Indian National Congress

Indian National Congress

The Congress has remained the main political organization of India for more than 125 years now. Its achievements and lapses, its strength and weakness, and its moments of glory and tragedies, have all been an integral part of the Indian political scene. It evolved from a platform to forum and then a movement, and later to a new political party after independence. There were two opinions about its reorganization after independence. Some wanted the Congress to dissolve, and others who wanted to reorganize it on the new lines, with clear direction.

“I am convinced” wrote Gandhiji “that no patch-work treatment can cure the Congress. The best thing for the Congress would be that it should dissolve itself. Its voluntary liquidation will brace up and purify the political climate”. Gandhiji believed with the liberation of the country, the Congress had fulfilled its cherished task, and the time had come for it to give place to what he called, ‘the purely political parties’, and advised that ‘the Congress should flower into a Lok Sewa Sangh’.
However, Jawaharlal Nehru and few others thought differently. They insisted that without the Congress, to which the power was really transferred by the retreating British, the supreme task of political unification of the sovereign nation and the establishment of a parliamentary democracy would remain undone. Finally, this view prevailed, and since independence, the Congress became a political power structure, a party of dominance being vanguard of the national movement.

The Congress party since independence has been both an all-India party and a regional-cum-local party, often playing two different roles at the two levels of Indian polity, i.e. national and state levels. It includes within its fold a wide range of ideological, caste, regional and interest groups, mutually antagonistic, but united by a common bond of survival and political ambition for power and prestige; with many groups and classes even attempting to change its direction and policies to suit their sectional purposes and political perspectives.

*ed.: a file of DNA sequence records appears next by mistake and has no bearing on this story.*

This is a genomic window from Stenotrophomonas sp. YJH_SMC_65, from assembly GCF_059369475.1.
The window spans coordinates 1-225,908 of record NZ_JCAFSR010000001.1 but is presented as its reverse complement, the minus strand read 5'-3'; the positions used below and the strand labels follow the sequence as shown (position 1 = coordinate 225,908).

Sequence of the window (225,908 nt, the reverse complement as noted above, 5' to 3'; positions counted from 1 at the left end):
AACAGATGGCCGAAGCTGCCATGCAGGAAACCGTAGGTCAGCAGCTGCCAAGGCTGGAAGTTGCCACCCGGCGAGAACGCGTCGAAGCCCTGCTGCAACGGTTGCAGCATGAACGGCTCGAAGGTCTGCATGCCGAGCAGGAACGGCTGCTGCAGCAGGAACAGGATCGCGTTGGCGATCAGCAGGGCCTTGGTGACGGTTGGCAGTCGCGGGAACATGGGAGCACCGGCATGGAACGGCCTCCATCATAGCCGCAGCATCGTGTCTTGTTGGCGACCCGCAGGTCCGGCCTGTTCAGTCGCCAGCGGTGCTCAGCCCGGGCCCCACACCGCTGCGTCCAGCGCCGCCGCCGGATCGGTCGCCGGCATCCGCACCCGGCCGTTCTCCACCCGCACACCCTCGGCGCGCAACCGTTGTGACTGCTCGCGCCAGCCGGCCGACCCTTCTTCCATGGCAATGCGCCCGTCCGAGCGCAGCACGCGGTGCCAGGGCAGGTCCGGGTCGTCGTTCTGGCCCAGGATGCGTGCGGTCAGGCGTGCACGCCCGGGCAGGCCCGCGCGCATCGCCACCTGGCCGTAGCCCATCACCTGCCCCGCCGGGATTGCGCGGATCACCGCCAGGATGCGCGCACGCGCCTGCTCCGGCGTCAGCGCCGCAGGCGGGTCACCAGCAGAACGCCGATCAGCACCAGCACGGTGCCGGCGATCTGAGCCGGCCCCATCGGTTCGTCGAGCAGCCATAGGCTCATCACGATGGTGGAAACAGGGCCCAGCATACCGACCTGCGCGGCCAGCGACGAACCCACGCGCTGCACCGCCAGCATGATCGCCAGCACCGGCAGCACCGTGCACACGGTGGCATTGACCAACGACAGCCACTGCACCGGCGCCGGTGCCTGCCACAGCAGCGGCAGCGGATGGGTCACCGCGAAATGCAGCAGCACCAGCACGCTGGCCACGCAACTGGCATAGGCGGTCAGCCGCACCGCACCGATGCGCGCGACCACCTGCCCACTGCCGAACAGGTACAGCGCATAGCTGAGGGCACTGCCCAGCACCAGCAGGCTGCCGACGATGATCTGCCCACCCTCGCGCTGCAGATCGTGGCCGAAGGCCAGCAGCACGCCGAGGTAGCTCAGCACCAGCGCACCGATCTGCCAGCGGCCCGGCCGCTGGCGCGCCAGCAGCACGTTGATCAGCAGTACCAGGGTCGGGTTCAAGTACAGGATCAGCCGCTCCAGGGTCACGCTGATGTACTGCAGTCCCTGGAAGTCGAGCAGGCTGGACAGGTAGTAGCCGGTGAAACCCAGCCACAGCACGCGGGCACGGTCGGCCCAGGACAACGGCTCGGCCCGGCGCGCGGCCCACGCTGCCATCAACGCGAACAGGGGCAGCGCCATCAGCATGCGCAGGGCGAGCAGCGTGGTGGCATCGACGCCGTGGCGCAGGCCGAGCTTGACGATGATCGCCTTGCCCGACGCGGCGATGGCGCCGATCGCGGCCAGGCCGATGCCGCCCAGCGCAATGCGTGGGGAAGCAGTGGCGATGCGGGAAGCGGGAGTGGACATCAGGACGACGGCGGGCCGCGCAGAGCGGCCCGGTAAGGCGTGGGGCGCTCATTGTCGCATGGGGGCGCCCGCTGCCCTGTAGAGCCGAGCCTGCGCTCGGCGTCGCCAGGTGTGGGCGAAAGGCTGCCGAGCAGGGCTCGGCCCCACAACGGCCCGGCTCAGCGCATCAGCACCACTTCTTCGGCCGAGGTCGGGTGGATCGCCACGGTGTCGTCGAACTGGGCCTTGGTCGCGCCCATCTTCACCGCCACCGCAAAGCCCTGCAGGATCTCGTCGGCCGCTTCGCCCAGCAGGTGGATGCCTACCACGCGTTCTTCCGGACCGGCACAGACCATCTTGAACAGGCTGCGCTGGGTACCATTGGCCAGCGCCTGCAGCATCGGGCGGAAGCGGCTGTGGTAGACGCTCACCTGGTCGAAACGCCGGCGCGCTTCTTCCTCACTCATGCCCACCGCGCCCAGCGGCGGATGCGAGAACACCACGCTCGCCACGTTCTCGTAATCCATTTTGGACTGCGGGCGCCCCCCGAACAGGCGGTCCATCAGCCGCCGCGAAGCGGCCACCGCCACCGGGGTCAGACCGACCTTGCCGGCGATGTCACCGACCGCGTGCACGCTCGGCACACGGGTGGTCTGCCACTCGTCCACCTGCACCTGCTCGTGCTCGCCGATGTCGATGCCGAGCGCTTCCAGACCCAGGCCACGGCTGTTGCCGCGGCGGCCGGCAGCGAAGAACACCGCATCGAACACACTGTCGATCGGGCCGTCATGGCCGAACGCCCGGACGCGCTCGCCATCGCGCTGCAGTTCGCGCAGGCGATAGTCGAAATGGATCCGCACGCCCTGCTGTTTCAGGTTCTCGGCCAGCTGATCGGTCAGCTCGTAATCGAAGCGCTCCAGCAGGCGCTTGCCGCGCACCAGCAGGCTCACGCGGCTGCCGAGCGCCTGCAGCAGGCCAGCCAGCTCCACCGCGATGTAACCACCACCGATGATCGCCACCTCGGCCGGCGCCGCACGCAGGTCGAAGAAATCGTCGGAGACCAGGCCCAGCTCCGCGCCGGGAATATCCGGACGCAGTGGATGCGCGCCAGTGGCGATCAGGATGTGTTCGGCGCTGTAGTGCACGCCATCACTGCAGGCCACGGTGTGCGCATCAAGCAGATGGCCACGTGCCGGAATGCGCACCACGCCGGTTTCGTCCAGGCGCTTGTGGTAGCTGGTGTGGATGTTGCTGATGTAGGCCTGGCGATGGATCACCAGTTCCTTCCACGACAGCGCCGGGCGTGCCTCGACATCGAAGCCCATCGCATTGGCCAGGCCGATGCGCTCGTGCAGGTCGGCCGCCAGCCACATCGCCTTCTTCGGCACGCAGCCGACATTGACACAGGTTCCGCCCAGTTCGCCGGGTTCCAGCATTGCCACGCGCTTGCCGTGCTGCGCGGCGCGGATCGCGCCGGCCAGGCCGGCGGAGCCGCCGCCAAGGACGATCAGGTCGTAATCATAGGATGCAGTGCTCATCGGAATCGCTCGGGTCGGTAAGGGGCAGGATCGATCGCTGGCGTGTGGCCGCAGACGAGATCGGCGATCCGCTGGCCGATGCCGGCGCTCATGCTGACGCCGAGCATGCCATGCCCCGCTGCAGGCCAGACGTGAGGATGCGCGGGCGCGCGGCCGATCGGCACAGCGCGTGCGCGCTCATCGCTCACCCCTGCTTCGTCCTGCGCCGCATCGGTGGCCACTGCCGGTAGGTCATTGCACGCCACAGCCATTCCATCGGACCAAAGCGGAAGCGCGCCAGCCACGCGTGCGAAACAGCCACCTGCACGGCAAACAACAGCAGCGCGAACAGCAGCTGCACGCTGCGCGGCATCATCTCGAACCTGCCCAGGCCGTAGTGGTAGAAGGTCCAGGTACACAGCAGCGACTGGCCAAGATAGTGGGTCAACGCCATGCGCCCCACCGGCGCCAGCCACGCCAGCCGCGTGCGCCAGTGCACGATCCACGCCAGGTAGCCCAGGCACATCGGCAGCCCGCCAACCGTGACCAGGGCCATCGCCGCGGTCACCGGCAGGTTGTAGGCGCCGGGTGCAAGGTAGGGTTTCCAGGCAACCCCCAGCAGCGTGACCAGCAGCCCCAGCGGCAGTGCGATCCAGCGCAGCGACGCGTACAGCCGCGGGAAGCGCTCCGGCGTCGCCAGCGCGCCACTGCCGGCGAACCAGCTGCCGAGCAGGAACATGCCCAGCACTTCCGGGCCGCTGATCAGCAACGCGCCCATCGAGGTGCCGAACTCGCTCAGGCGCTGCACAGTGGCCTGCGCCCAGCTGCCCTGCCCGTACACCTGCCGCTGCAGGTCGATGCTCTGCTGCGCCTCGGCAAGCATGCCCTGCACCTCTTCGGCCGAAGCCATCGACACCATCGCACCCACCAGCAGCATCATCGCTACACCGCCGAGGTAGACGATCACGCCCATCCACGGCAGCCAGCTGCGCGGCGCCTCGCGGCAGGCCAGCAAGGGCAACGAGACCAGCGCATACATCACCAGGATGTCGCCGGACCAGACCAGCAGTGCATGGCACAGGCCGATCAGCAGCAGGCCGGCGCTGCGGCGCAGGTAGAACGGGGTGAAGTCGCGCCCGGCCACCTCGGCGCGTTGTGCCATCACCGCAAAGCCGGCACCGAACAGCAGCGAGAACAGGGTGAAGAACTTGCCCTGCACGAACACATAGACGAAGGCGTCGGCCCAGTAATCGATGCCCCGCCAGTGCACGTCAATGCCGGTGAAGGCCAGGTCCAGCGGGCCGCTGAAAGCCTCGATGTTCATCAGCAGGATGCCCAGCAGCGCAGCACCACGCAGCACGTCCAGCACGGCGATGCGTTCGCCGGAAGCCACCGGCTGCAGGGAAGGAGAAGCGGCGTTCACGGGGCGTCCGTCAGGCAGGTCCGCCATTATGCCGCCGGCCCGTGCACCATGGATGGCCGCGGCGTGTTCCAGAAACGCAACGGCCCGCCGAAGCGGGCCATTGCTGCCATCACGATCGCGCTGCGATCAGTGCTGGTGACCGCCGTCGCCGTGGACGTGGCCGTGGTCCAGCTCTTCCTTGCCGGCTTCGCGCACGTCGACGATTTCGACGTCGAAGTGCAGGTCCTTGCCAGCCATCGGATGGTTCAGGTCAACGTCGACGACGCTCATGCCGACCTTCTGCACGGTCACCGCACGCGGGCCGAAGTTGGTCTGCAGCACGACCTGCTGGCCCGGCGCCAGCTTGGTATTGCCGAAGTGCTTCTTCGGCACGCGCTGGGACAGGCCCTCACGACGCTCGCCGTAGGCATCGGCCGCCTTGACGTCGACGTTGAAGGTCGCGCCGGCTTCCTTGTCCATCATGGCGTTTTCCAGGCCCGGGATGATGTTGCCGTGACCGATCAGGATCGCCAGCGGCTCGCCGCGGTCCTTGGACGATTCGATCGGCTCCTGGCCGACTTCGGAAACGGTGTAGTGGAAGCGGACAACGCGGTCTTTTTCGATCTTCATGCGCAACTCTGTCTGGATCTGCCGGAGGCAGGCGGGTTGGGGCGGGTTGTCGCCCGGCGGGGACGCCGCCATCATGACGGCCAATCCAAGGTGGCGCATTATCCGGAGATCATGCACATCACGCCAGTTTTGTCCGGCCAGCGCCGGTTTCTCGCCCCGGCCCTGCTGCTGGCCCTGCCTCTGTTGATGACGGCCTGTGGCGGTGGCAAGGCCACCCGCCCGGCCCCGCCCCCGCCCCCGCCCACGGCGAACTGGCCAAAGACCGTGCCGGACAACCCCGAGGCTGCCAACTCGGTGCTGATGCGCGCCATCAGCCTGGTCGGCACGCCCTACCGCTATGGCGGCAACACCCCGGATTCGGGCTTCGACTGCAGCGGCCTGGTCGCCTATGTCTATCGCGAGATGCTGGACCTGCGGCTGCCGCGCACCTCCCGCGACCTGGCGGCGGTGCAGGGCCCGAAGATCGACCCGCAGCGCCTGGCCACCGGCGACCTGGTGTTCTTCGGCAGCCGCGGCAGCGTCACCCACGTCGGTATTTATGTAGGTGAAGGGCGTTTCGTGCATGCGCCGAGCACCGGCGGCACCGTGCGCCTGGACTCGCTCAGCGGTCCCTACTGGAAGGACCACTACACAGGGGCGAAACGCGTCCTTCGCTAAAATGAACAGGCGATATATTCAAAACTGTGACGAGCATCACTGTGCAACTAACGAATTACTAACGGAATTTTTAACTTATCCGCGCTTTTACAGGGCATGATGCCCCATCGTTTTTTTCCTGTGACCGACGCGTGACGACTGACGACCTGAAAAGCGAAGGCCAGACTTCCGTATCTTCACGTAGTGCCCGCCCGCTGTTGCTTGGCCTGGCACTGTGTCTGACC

After independence of India in 1947, the Congress became the dominant political party in the country. Post-independence, in 1952, the first general elections were held, where the party swept to power in the Lok Sabha and most state assemblies. The party held power nationally until 1977 when it was defeated by the Janata coalition because of nation-wide emergency. It returned to power in 1980 and ruled until 1989, when it was once again defeated due to corruption related issues. It again formed the government in 1991 as the head of a coalition, and in 2004 and 2009 too, when it led the United Progressive Alliance (UPA). The Congress remained center-left in its social policies during this period while steadily shifting from a socialist to a liberal economic outlook. The BJP is its main rival party at the national and state level, the Communist Party of India (Marxist), and various regional parties such as SAD and the Telugu Desam Party being the others.


Popular votes in General Elections:

Year General Election Seats Won Change in Seats Vote %age Vote swing
1951 1st Lok Sabha 364 44.99%
1957 2nd Lok Sabha 371 +7 47.78% +2.79%
1962 3rd Lok Sabha 361 – 10 44.72% – 3.06%
1967 4th Lok Sabha 283 – 78 40.78% – 2.94%
1971 5th Lok Sabha 352 + 69 43.68% + 2.90%
1977 6th Lok Sabha 153 – 199 34.52% – 9.16%
1980 7th Lok Sabha 351 + 198 42.69% + 8.17%
1984 8th Lok Sabha 415 + 64 49.01% + 6.32%
1989 9th Lok Sabha 197 – 218 39.53% – 9.48%
1991 10th Lok Sabha 244 + 47 35.66% – 3.87%
1996 11th Lok Sabha 140 – 104 28.80% – 7.46%
1998 12th Lok Sabha 141 + 1 25.82% – 2.98%
1999 13th Lok Sabha 114 – 27 28.30% + 2.48%
2004 14th Lok Sabha 145 – 32 26.70% – 1.6%
2009 15th Lok Sabha 206 + 61 28.55% + 2.02%
2014 16th Lok Sabha 44 – 162 19.30% – 9.25%